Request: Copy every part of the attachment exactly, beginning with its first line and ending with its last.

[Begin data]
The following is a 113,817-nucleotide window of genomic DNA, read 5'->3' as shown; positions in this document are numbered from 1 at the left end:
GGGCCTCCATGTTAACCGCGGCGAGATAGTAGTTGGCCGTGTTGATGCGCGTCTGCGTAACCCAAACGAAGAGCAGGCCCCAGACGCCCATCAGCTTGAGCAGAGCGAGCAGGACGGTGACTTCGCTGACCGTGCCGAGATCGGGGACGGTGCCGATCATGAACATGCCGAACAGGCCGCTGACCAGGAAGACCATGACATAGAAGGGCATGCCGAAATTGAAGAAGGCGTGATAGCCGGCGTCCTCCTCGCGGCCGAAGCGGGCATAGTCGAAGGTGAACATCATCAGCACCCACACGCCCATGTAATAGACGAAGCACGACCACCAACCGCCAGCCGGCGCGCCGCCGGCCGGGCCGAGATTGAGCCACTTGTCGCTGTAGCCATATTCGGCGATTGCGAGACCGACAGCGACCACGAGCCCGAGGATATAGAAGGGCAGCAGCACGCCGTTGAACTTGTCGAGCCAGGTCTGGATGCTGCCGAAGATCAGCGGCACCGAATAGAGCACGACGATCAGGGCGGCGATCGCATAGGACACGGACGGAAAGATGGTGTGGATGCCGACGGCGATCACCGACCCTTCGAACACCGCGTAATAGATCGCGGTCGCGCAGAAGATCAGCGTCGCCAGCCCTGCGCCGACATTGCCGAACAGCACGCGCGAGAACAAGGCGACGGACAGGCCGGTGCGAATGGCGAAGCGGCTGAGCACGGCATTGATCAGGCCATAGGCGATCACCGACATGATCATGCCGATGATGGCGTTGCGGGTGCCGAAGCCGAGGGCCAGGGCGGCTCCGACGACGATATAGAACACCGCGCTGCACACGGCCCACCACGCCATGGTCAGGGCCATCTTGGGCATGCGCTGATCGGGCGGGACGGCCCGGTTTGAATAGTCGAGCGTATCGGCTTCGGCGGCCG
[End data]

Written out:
The following is a 113,817-nucleotide window of genomic DNA, read 5'->3' as shown; positions in this document are numbered from 1 at the left end:
GGGCCTCCATGTTAACCGCGGCGAGATAGTAGTTGGCCGTGTTGATGCGCGTCTGCGTAACCCAAACGAAGAGCAGGCCCCAGACGCCCATCAGCTTGAGCAGAGCGAGCAGGACGGTGACTTCGCTGACCGTGCCGAGATCGGGGACGGTGCCGATCATGAACATGCCGAACAGGCCGCTGACCAGGAAGACCATGACATAGAAGGGCATGCCGAAATTGAAGAAGGCGTGATAGCCGGCGTCCTCCTCGCGGCCGAAGCGGGCATAGTCGAAGGTGAACATCATCAGCACCCACACGCCCATGTAATAGACGAAGCACGACCACCAACCGCCAGCCGGCGCGCCGCCGGCCGGGCCGAGATTGAGCCACTTGTCGCTGTAGCCATATTCGGCGATTGCGAGACCGACAGCGACCACGAGCCCGAGGATATAGAAGGGCAGCAGCACGCCGTTGAACTTGTCGAGCCAGGTCTGGATGCTGCCGAAGATCAGCGGCACCGAATAGAGCACGACGATCAGGGCGGCGATCGCATAGGACACGGACGGAAAGATGGTGTGGATGCCGACGGCGATCACCGACCCTTCGAACACCGCGTAATAGATCGCGGTCGCGCAGAAGATCAGCGTCGCCAGCCCTGCGCCGACATTGCCGAACAGCACGCGCGAGAACAAGGCGACGGACAGGCCGGTGCGAATGGCGAAGCGGCTGAGCACGGCATTGATCAGGCCATAGGCGATCACCGACATGATCATGCCGATGATGGCGTTGCGGGTGCCGAAGCCGAGGGCCAGGGCGGCTCCGACGACGATATAGAACACCGCGCTGCACACGGCCCACCACGCCATGGTCAGGGCCATCTTGGGCATGCGCTGATCGGGCGGGACGGCCCGGTTTGAATAGTCGAGCGTATCGGCTTCGGCGGCCG